Monday, June 30, 2008

How to Create "Modern" Agriculture

The “household responsibility system” (HRS) implemented in the early 1980s broke up big collective farms and leased out the land to farm families. Dividing up the land among so many families resulted in tiny farms of a couple acres each, but production took off when farmers operated their own farms and responded to economic incentives. HRS worked well for a couple of decades, but now it is becoming apparent that this kind of farm structure is not ready for the prime time of global agriculture. How do you guarantee that farmers are not using toxic pesticides, growth hormones, carcinogenic drugs, or selling dead pigs to the slaughterhouse when you’ve got so many tiny independent suppliers? How do you trace back to find the source of tainted vegetables that show up in the market? How do you guarantee large quantities of standardized potatoes to make French fries? How do you make sure everybody is vaccinating their chickens and keeping them in enclosed housing?

Chinese ag officials have decided that farming needs to be larger in scale and more vertically integrated. Trouble is, there is no land market to consolidate farms into bigger operations, most farmers can’t get loans to make big investments, and the government is afraid to let farmers sell off their land for fear that China will be “Latin Americanized” (big landlords controlling all the wealth) or “Indianized” (poor landless laborers wandering the country). WIth no assets to secure loans, most farmers are without access to capital markets. So Chinese officials are coming up with all kinds of demonstration projects to teach “modern agriculture” in the context of China’s rickety collective land ownership system.

A June 20 article announces Heilongjiang Province will invest $17.4 million in 11 pilot “modern agriculture” demonstration areas consisting of 40,000 mu (6,600 acres) each of contiguous farmland. The whole farming process will be mechanized from planting to harvest. According to the article, “It will effectively promote the province’s program to promote large-scale farm management and labor transfer, and play a leading role in modeling the new socialist countryside construction.” The equipment includes four imported large modern machines, one tractor of over 395 hp and 3 of 195 hp, as well as 3 domestically-produced 125-hp tractors. They will be equipped with advanced agricultural equipment. The demonstration area will be unified for standardized farming, “liberating” rural labor force, and raising grain production 15-20%, as well as raising farmer incomes.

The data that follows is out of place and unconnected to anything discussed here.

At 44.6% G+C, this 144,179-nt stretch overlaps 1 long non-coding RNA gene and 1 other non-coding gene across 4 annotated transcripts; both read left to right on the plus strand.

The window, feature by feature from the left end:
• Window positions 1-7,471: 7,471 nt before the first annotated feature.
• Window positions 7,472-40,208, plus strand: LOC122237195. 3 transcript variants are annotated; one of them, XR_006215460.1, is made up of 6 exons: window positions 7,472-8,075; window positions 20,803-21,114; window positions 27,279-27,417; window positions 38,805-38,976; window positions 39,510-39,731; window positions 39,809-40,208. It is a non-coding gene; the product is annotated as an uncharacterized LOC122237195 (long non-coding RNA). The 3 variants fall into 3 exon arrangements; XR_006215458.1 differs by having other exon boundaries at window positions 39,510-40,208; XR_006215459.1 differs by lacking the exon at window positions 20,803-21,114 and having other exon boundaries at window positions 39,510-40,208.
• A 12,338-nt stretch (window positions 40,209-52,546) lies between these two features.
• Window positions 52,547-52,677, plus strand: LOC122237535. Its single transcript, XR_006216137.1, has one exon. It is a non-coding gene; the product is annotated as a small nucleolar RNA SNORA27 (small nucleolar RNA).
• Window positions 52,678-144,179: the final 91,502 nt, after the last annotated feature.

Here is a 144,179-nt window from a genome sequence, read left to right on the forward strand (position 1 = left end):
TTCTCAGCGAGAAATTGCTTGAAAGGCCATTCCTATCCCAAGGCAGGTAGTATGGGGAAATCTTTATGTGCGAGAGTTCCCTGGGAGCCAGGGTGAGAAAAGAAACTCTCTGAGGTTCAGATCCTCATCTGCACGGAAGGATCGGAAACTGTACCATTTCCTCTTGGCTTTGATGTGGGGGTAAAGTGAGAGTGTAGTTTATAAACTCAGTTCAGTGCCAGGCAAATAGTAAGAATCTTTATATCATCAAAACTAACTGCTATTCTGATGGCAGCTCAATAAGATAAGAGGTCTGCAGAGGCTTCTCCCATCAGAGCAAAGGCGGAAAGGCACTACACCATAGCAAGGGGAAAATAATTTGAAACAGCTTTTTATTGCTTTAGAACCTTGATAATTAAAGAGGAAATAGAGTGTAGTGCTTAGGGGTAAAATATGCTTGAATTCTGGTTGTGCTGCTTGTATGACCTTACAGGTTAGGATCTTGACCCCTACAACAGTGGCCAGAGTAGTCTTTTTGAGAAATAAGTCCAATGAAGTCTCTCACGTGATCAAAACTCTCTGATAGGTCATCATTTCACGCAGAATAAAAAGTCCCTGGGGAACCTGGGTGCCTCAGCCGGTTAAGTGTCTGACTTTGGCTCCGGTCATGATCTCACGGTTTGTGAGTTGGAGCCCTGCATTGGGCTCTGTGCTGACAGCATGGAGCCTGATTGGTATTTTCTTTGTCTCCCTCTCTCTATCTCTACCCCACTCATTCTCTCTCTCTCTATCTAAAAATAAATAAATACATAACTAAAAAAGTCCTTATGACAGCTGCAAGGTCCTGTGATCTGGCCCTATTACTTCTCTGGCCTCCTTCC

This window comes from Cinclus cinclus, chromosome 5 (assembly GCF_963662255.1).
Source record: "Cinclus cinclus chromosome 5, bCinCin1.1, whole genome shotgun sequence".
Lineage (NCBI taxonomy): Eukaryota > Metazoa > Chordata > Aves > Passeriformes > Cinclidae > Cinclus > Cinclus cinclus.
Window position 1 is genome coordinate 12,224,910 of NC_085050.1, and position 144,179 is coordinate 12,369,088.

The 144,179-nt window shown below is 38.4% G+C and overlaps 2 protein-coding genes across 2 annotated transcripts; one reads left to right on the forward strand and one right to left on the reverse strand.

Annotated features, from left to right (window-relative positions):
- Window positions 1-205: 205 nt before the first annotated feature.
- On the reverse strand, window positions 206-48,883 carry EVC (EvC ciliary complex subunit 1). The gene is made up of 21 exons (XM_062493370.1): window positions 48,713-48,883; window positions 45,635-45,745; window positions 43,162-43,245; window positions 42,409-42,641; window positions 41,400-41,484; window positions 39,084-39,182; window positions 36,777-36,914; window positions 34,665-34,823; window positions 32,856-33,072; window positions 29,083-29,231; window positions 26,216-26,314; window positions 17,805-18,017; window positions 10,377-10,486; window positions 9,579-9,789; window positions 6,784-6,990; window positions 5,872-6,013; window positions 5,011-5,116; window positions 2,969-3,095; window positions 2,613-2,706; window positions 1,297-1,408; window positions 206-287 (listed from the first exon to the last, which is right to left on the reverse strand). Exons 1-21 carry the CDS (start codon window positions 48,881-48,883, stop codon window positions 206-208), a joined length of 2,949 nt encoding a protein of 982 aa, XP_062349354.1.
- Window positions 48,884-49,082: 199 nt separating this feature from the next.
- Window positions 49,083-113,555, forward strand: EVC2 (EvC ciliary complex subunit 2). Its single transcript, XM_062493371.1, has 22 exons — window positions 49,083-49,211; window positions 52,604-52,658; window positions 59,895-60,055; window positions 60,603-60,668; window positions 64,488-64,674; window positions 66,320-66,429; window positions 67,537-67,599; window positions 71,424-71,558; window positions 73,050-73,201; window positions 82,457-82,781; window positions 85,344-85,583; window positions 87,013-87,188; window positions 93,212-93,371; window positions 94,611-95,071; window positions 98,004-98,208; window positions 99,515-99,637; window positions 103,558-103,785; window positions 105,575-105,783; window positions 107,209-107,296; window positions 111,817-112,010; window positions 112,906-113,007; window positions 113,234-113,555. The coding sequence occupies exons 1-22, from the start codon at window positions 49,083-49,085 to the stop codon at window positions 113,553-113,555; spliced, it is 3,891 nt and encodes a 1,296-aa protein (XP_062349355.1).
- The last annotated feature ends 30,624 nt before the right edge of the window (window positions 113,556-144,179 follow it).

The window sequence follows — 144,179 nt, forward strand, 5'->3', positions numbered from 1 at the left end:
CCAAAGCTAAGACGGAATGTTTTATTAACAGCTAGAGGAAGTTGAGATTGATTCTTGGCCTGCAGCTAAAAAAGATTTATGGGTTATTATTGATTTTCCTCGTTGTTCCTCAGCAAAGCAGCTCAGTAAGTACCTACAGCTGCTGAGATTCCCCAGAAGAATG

Another article from June 16 describes a greenhouse-building campaign in Ningcheng County of Inner Mongolia. This program illustrates how various private and public players—higher levels of government, financial institutions, companies, and farmers—are co-opted to support government programs. The township government has “organized” 34 million yuan in funds. Some funds were transferred from the county government, some came from loans issued by the rural credit cooperative, some from investments by merchants, and some from farmers. In March last year, the county ag bureau got 3 million yuan in investment from the Changfeng Vegetable LLC to build a high-tech agricultural demonstration zone using specialized production, industrialized breeding, area management, to spread advanced technology in the whole county. The town government spent money to bring water and electricity to the zone, and gave a subsidy of 40 yuan per meter for greenhouse construction--the subsidy for a full structure was 1200 yuan.

Every day there are dozens of news articles on Chinese web sites describing various "demonstration projects."

Since farmers are hamstrung by not owning their own land, the government has to step in and arrange all the investment. They line up a company to be the intermediary between farmers and the market and to make investments. I observe a pattern of companies that have nothing to do with agriculture making agricultural investments. I’m guessing that companies do this to show their commitment to the cause in order to get some other benefit. In 2007 I visited a vegetable company in Liaoning which was set up like an extension center. The owner’s card said he ran 5 other companies that were all in the textile business. On another occasion I attended a banquet in Yunnan Province hosted by a real estate company. They handed out a brochure showing all the big projects, one of which was a futuristic agricultural technology center where farmers would come to learn about all kinds of new techniques, varieties, and breeds. In 2007 China started experimenting with opening “village banks.” All of them are run by city banks or foreign banks.

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